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Stop licensure of Qigong: Oppose Oklahoma Senate Bill 190

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The ancient Chinese art of Qigong is under threat by a new law, SB 190 “the Oklahoma Qigong Practice Act,” which, if ratified, would require licensure or certification and uniform standards of teaching and practice for qigong schools and practitioners. The provisions of the law also include the establishment of “The Oklahoma [Licensing] Board of Qigong,” continuing education requirements, and grounds for criminal misdemeanor penalties and fines. The law implies U.S. acceptance of Communist definitions of qigong, medical qigong, and “qi emission.” Among the provisions, it states that “No unlicensed person shall: 1. Hold himself or herself out as a qigong teacher, clinical qigong practitioner…”

Qigong refers to China’s ancient tradition of healing and spiritual postures, exercises, breathing techniques, and meditations designed to balance the body’s life energy (qi) and restore connection with the cosmos. The term “Qigong” is a post-Communist (1949) term for what was originally called yang sheng (nurturing life) or dao yin (leading and guiding the qi). For virtually all of its 3,000-year history, it has been an essential aspect of China’s indigenous religion of Daoism, though also practiced by Chinese Buddhists, Chinese Muslims, and others for physical and spiritual development. The majority of qigong literature, including the classics on qi emission (bu qi) are found in the Daoist Canon. Qigong is also an essential part of strength, conditioning, and coordination training in the Chinese martial arts. It easily qualifies under UNESCO’s definition of an intangible cultural heritage.

There are many things wrong with the proposed Oklahoma SB 190.

1.     Most egregious is that it violates the First and Fourteenth Amendments of the U.S. Constitution, guaranteeing freedom of religion and equal protection under the law. Shall we next regulate and license Christians who pray for people with cancer; does this make prayer a medical discipline? It is a slippery slope from regulating qigong to state control over other spiritual, energy healing (for example Reiki), and physical disciplines.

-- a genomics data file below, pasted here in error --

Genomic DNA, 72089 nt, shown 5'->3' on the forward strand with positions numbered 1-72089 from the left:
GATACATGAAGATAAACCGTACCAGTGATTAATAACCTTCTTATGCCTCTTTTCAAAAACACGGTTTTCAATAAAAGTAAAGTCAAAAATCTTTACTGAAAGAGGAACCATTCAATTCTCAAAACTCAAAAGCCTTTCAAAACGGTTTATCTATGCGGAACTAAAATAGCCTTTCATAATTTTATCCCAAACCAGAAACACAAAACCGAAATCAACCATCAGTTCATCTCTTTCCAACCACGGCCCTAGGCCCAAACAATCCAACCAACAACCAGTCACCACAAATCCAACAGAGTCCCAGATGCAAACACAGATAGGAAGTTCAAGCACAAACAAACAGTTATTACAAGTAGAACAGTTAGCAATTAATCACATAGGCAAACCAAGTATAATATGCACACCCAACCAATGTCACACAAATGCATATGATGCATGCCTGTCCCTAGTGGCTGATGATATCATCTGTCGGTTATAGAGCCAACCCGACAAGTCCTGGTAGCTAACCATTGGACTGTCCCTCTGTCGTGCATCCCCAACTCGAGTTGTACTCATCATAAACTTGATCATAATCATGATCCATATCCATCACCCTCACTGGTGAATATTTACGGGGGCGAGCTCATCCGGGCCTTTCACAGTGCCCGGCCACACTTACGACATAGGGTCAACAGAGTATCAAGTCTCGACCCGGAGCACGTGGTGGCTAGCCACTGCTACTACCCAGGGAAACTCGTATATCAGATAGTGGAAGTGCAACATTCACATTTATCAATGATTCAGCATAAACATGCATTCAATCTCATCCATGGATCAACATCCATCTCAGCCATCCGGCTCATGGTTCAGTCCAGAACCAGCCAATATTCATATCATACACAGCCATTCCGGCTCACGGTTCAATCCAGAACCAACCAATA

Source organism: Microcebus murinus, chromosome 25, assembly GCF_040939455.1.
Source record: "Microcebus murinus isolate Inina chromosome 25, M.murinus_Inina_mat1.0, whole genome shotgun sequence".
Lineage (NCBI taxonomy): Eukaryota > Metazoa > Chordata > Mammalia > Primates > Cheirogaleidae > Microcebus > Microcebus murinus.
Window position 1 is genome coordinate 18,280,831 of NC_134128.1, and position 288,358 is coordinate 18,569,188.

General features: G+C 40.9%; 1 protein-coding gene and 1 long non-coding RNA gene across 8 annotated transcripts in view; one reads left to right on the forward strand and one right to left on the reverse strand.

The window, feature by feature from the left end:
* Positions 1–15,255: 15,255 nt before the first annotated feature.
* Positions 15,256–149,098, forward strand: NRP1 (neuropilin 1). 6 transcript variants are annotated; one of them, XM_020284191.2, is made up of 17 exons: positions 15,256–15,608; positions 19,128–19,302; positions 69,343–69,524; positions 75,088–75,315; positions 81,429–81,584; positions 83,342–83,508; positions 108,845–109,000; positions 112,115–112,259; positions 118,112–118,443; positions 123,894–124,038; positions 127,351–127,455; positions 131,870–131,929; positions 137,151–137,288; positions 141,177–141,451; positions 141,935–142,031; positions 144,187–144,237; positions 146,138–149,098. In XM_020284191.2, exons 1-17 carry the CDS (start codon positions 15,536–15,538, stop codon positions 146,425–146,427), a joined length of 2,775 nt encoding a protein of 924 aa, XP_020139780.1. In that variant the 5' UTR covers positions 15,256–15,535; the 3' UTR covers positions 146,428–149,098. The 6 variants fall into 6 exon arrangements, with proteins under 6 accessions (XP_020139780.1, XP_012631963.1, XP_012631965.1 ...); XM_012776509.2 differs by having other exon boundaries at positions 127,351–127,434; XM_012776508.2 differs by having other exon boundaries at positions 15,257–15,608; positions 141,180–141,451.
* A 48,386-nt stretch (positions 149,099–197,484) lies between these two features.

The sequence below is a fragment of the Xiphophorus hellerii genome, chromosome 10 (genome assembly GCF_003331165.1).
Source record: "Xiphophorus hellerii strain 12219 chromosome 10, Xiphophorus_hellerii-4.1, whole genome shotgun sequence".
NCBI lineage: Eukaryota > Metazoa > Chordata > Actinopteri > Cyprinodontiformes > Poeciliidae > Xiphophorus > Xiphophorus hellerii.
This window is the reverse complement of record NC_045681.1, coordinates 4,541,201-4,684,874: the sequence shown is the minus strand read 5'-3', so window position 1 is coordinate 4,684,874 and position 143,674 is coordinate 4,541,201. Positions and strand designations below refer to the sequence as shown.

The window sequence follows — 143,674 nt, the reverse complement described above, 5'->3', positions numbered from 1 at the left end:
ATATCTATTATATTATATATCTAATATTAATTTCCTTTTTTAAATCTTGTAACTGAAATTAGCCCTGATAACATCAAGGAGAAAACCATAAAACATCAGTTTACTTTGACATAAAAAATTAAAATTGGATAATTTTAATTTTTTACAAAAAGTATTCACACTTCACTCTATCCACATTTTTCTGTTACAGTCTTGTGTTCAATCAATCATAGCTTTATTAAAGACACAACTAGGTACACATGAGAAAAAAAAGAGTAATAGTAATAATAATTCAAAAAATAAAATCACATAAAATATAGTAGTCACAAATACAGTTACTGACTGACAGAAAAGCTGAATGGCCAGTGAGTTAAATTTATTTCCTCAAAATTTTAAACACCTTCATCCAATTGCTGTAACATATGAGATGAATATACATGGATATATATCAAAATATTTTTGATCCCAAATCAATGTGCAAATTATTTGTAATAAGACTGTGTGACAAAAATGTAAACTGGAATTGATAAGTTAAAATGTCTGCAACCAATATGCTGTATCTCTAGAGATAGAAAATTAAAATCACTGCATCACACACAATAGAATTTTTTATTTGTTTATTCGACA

2.     Qigong is safe, and thus, government oversight is not required to ensure public safety. Qigong is far less dangerous than taking a walk. Interestingly, the very rare adverse effects are almost entirely framed in religious terms, the most famous being “Qigong Demonic Possession” (Zou Huo Ru Mo).

3.     The NIH’s National Center for Complementary and Integrative Health categorizes qigong as a “Mind and Body Practice.” Many other practices in this category have, like Qigong, their own professional organizations and standards and do not require government regulation, including Yoga, Feldenkrais method, Pilates, Tai Chi, and Guided Imagery.

4.     No licensing board can set standards or assess competence for the thousands of qigong styles, each with unique lineages, methods, and methods of transmission, including, but not limited to “discipleship ceremonies”.

5.     The proposed law violates long established cultural protocols, including the importance of intuition and integrity (de) in assessing student or client suitability and the use of barter and sliding scales (generally prohibited in fee setting procedures among licensed health care providers).

6.     Official re-branding and licensing of qigong as a clinical or medical discipline severely limits the understanding and scope of practice of qigong teachers and healers to inappropriate categories of distress provided by either Western or Traditional Chinese Medicine.

7.     In addition to the points mentioned above, the fictitious category of “medical qigong” would likely erode the quality of care now offered by qigong teachers and healers. Qigong practitioners would be forced to accept insurance and resulting decreased per-hour compensation, purchase malpractice insurance, and reduce client contact time to comply with insurance and/or Board standards.    

The Bill will be introduced in the Oklahoma State Senate by Senator Dave Rader (R) in early February, 2019 with an effective date of November 1, 2019.

Solution: Oppose Oklahoma State Bill 190 and protect the people’s right to practice and access Qigong and other safe methods of spiritual and energy healing. Please sign and share this petition!

 



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